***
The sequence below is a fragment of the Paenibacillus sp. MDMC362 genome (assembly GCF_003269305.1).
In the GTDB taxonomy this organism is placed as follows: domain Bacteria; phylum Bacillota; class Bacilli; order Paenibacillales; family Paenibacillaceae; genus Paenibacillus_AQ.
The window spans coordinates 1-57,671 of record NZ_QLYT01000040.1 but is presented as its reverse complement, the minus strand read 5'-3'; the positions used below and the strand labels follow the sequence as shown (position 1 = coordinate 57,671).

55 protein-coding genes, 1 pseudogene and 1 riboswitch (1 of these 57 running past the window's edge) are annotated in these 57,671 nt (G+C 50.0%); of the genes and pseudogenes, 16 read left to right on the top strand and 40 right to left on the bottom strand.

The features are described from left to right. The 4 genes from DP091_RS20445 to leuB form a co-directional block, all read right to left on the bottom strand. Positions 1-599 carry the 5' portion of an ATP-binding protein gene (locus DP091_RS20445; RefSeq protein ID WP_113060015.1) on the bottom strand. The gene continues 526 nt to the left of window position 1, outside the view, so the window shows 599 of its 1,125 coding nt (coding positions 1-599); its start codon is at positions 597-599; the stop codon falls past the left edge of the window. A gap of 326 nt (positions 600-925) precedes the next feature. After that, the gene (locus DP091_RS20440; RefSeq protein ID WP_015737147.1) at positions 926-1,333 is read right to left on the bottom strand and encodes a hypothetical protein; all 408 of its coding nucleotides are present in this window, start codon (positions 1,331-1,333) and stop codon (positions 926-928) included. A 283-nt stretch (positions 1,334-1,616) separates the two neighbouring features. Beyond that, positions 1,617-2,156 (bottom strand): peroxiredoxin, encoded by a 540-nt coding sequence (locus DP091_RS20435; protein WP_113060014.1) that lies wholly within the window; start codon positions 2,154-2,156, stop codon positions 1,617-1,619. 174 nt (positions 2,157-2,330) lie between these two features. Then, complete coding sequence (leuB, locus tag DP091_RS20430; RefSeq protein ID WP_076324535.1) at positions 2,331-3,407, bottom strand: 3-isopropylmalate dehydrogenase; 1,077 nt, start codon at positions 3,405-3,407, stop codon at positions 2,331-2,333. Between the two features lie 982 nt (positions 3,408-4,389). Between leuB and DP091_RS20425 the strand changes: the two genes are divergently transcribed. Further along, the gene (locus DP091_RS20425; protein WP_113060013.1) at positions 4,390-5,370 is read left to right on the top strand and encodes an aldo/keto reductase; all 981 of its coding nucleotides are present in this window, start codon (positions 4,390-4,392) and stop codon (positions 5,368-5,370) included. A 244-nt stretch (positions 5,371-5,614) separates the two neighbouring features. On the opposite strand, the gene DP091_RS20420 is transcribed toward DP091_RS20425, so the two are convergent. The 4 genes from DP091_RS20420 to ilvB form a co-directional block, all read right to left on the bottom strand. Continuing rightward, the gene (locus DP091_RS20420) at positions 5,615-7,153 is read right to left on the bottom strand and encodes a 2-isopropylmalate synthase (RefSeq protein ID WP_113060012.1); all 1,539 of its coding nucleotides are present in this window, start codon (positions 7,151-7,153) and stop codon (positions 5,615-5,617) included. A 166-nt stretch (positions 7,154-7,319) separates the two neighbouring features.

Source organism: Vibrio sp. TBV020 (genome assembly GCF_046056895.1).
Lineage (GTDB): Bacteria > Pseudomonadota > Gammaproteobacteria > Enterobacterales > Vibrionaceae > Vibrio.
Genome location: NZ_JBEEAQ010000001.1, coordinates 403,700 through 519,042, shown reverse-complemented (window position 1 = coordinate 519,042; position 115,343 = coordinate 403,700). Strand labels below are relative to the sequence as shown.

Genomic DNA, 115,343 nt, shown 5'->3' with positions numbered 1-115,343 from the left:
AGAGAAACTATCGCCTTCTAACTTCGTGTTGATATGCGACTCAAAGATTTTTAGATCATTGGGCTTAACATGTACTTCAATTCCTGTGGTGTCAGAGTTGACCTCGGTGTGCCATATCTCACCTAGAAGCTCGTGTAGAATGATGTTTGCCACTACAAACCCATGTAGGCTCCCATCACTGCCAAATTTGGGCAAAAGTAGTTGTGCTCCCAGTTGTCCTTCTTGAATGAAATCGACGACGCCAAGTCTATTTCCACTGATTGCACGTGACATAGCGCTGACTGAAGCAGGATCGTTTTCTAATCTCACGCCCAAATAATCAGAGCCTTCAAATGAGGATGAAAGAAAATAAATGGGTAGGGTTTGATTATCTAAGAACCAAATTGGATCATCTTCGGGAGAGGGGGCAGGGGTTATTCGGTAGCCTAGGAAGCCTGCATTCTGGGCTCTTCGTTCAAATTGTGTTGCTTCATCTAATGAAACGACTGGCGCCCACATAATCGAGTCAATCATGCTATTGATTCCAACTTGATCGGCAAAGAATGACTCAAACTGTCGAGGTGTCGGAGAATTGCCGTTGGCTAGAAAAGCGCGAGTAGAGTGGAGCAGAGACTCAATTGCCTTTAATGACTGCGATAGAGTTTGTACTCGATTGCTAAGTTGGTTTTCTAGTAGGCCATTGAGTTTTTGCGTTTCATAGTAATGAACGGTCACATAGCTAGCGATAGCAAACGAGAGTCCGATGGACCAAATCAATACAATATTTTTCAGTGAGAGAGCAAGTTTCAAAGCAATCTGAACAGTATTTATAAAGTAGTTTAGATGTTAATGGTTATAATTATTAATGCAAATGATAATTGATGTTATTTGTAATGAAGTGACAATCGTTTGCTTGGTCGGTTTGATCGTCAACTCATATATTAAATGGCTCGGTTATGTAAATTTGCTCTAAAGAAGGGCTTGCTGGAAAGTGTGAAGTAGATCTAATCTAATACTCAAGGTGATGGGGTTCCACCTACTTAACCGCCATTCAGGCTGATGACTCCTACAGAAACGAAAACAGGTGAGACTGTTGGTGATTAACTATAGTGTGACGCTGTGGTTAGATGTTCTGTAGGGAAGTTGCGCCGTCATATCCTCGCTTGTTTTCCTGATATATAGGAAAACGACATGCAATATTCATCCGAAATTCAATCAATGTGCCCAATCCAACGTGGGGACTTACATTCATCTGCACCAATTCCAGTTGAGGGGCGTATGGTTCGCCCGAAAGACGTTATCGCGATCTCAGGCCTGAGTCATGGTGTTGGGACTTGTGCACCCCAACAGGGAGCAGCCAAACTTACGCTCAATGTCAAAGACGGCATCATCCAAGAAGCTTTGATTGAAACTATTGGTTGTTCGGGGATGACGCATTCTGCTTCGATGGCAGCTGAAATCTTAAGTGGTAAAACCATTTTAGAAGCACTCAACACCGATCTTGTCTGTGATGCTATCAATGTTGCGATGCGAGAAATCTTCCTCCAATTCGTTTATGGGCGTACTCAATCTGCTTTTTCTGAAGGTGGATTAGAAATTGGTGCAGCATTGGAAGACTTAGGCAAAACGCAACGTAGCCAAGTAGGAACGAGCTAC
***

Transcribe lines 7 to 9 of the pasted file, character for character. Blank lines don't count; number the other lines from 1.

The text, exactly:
Lineage (GTDB): Bacteria > Pseudomonadota > Gammaproteobacteria > Enterobacterales > Vibrionaceae > Vibrio.
Genome location: NZ_JBEEAQ010000001.1, coordinates 403,700 through 519,042, shown reverse-complemented (window position 1 = coordinate 519,042; position 115,343 = coordinate 403,700). Strand labels below are relative to the sequence as shown.

Genomic DNA, 115,343 nt, shown 5'->3' with positions numbered 1-115,343 from the left: